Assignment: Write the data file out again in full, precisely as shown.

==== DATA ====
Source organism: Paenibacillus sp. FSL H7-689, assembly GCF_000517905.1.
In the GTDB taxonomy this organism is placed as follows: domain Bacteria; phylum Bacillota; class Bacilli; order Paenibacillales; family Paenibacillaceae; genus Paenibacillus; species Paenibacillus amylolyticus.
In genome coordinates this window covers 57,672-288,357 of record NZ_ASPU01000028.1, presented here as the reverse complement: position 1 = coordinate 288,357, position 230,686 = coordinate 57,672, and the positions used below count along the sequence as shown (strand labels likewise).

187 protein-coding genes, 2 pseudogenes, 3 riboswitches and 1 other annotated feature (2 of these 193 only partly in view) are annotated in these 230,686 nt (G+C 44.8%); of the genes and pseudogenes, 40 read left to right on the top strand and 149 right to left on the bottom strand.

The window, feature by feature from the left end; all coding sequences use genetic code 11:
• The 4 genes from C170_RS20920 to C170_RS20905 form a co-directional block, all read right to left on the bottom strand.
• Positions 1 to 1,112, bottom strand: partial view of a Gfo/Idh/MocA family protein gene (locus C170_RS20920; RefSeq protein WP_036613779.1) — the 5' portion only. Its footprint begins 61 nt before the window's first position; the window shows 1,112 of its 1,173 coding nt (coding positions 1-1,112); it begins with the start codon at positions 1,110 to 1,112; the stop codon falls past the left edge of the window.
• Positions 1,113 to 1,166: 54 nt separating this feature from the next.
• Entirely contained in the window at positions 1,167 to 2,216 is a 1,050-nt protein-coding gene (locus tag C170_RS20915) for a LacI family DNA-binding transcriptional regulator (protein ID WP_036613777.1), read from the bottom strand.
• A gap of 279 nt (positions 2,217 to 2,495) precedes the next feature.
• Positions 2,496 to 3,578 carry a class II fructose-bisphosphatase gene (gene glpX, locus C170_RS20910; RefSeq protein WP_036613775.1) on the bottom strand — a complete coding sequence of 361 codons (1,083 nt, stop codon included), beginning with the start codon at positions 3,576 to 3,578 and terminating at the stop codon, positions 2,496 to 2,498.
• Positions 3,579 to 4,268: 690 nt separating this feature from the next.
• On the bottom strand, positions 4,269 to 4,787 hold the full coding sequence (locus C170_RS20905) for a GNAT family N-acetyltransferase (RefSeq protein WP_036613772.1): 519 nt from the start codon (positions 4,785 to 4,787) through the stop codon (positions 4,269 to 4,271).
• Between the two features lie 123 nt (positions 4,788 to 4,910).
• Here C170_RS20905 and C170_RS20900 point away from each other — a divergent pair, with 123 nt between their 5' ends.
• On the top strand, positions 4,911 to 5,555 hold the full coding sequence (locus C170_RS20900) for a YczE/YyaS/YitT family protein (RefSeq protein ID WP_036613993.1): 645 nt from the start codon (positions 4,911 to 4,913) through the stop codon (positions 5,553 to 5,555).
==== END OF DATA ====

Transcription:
Source organism: Paenibacillus sp. FSL H7-689, assembly GCF_000517905.1.
In the GTDB taxonomy this organism is placed as follows: domain Bacteria; phylum Bacillota; class Bacilli; order Paenibacillales; family Paenibacillaceae; genus Paenibacillus; species Paenibacillus amylolyticus.
In genome coordinates this window covers 57,672-288,357 of record NZ_ASPU01000028.1, presented here as the reverse complement: position 1 = coordinate 288,357, position 230,686 = coordinate 57,672, and the positions used below count along the sequence as shown (strand labels likewise).

187 protein-coding genes, 2 pseudogenes, 3 riboswitches and 1 other annotated feature (2 of these 193 only partly in view) are annotated in these 230,686 nt (G+C 44.8%); of the genes and pseudogenes, 40 read left to right on the top strand and 149 right to left on the bottom strand.

The window, feature by feature from the left end; all coding sequences use genetic code 11:
• The 4 genes from C170_RS20920 to C170_RS20905 form a co-directional block, all read right to left on the bottom strand.
• Positions 1 to 1,112, bottom strand: partial view of a Gfo/Idh/MocA family protein gene (locus C170_RS20920; RefSeq protein WP_036613779.1) — the 5' portion only. Its footprint begins 61 nt before the window's first position; the window shows 1,112 of its 1,173 coding nt (coding positions 1-1,112); it begins with the start codon at positions 1,110 to 1,112; the stop codon falls past the left edge of the window.
• Positions 1,113 to 1,166: 54 nt separating this feature from the next.
• Entirely contained in the window at positions 1,167 to 2,216 is a 1,050-nt protein-coding gene (locus tag C170_RS20915) for a LacI family DNA-binding transcriptional regulator (protein ID WP_036613777.1), read from the bottom strand.
• A gap of 279 nt (positions 2,217 to 2,495) precedes the next feature.
• Positions 2,496 to 3,578 carry a class II fructose-bisphosphatase gene (gene glpX, locus C170_RS20910; RefSeq protein WP_036613775.1) on the bottom strand — a complete coding sequence of 361 codons (1,083 nt, stop codon included), beginning with the start codon at positions 3,576 to 3,578 and terminating at the stop codon, positions 2,496 to 2,498.
• Positions 3,579 to 4,268: 690 nt separating this feature from the next.
• On the bottom strand, positions 4,269 to 4,787 hold the full coding sequence (locus C170_RS20905) for a GNAT family N-acetyltransferase (RefSeq protein WP_036613772.1): 519 nt from the start codon (positions 4,785 to 4,787) through the stop codon (positions 4,269 to 4,271).
• Between the two features lie 123 nt (positions 4,788 to 4,910).
• Here C170_RS20905 and C170_RS20900 point away from each other — a divergent pair, with 123 nt between their 5' ends.
• On the top strand, positions 4,911 to 5,555 hold the full coding sequence (locus C170_RS20900) for a YczE/YyaS/YitT family protein (RefSeq protein ID WP_036613993.1): 645 nt from the start codon (positions 4,911 to 4,913) through the stop codon (positions 5,553 to 5,555).